Auto Loan Delinquencies Continued to Climb in the Last Quarter

Matt Posky
by Matt Posky
auto loan delinquencies continued to climb in the last quarter

The 60-day auto delinquency rate continued to climb through the third quarter of 2017. Driven primarily by “relaxed” underwriting standards from years past and increasing subprime originations, TransUnion’s senior vice president and automotive business head, Brian Landau, said two-month payment lapses rose 7 basis points to 1.4 percent.

At the same time, the average balance of outstanding auto loans increased by around 5.9 percent, resulting in the lowest year-over-year growth rate since the third quarter of 2012. The group’s Industry Insights Report cited this quarter’s serious auto loan delinquency rate as the highest observed since Q3 2009 — you know, when nobody had any money to pay their bills.

New business was also down. Subprime, near-prime and prime loan originations were down almost 6 percent for the third quarter. However, TransUnion explained to Automotive News that the blow was offset slightly by a 3.2 percent increase in prime-plus and super-prime originations.

“Despite fewer originations, there is evidence that more people will be opening auto loans in the near term,” Landau said. “In September, U.S. light-vehicle sales increased for the first time this year on an annual basis. Also, there will likely be several thousand new vehicles purchased as a result of the hurricanes in Florida and Texas.”

Be that as it may, it doesn’t account for the growing number of subprime loans or how many of those are now categorized as “ deep subprime.” It also doesn’t solve the problem of people defaulting on car payments. Increased sales is great for the industry, but doesn’t guarantee individuals will be able to afford those purchases down the line.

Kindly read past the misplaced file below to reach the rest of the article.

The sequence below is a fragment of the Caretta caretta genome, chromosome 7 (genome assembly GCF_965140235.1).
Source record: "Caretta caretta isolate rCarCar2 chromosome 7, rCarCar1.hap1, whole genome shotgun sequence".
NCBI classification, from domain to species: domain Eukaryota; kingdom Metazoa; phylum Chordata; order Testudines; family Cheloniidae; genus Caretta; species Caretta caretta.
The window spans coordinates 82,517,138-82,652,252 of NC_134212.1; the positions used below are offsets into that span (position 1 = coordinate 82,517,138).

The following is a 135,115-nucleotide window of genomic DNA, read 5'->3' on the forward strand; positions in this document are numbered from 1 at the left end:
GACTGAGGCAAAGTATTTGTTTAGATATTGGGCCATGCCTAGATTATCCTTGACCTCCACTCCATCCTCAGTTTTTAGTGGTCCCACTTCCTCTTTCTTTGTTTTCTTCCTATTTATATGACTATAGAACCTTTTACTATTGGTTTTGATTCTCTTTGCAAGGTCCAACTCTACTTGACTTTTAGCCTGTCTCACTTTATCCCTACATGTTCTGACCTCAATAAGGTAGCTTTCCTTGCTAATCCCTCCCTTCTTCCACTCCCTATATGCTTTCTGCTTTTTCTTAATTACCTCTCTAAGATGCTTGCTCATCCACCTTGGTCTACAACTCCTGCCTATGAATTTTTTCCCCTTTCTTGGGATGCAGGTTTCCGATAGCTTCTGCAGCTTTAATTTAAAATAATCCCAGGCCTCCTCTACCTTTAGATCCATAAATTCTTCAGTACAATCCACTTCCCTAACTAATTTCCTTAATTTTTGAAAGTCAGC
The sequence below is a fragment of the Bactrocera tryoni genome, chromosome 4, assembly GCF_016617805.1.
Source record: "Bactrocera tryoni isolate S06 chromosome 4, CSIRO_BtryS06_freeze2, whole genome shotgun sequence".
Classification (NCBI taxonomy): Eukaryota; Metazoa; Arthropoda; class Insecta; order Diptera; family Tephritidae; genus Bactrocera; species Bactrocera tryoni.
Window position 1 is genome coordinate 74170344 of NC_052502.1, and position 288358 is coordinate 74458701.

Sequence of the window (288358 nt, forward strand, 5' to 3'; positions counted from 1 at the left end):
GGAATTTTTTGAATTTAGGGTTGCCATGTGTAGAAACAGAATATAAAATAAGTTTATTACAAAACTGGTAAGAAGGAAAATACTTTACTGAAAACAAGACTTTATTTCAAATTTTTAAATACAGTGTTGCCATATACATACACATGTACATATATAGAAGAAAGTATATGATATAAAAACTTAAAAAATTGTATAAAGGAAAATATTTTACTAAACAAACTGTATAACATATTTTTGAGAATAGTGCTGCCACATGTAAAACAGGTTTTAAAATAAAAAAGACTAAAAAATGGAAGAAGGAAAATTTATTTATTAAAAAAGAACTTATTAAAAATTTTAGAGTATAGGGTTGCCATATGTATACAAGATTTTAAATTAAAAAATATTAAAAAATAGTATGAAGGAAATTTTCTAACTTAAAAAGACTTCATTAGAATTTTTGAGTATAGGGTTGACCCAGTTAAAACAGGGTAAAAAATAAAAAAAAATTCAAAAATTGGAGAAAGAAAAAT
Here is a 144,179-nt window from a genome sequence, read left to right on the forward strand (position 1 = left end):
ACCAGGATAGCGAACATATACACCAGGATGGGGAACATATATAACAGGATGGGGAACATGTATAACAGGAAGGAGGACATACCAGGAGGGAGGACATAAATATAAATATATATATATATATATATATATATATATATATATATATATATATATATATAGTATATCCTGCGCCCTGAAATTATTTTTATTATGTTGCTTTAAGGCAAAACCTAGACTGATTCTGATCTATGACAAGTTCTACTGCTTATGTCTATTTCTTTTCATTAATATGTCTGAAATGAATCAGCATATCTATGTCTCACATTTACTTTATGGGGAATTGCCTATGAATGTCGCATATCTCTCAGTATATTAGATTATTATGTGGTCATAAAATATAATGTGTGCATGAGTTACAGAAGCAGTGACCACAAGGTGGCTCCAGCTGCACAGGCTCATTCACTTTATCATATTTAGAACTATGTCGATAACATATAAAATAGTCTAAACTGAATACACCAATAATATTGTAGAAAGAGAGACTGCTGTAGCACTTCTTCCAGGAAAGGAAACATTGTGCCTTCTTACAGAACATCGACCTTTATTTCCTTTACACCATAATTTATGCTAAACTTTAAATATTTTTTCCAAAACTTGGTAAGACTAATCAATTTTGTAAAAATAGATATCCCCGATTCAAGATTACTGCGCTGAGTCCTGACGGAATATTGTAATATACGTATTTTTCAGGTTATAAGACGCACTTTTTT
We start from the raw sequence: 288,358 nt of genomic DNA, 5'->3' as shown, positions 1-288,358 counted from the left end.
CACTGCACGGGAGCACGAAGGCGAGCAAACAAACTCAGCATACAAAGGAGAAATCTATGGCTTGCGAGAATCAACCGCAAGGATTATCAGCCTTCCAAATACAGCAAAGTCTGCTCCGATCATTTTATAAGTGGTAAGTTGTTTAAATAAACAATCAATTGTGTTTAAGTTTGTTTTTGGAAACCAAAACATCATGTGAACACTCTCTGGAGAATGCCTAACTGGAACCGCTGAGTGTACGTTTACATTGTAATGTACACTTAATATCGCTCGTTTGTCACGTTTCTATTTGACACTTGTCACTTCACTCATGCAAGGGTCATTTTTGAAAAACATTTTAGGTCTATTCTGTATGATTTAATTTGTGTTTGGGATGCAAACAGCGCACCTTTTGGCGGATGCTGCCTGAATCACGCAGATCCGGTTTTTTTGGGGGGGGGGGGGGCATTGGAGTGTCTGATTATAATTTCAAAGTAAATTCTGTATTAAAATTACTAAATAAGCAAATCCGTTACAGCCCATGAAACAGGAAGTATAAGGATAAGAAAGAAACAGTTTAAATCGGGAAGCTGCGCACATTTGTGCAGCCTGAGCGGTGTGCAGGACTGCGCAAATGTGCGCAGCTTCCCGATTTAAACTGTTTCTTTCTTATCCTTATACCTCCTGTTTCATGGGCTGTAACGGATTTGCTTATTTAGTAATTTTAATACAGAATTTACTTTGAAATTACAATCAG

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  • Sirwired Sirwired on Nov 22, 2017

    Seven basis points (a basis point is 0.01%) is a rounding error; a blip. Hardly headline material. With subprime loans regularly clocking interest at 8+% interest, I don't think anybody's losing sleep over 1.4% delinquencies.

  • Dougjp Dougjp on Nov 22, 2017

    Bubble bubble, toil and trouble. I remember it like yesterday, but it was so so long ago everybody forgot what happens to the economy after "subprime". And way back then....oops! It was less than 10 years ago! Just before it TANKED, people were saying there's no problem at all. We are fine! ;) Seriously, I kid you not!

    • FreedMike FreedMike on Nov 22, 2017

      The auto loan market isn't going to tank the entire economy if it goes down.

  • SoCalMikester SoCalMikester on Nov 22, 2017

    theres going to be a "correction". always is. i tend to buy stock in "distressed" companies (real, or imagined thanks to the press)and hold until they recover. VW, kobe steel, kroger. not sure a correction will even hurt them much. when it happens, thens the time to double-down on your 401k. i dont think car loans to roaches is going to trigger it. its going to be techy or bitcoiney or an unknown unknown like enron.

    • See 4 previous
    • TMA1 TMA1 on Nov 27, 2017

      The PC term is "credit criminals."

  • Danio3834 Danio3834 on Nov 22, 2017

    Now isn't the time to panic, but this is an indicator. When the average car loan term exceeds the average length of ownership, eventually the negative equity snowball will avalanche and kill us all!

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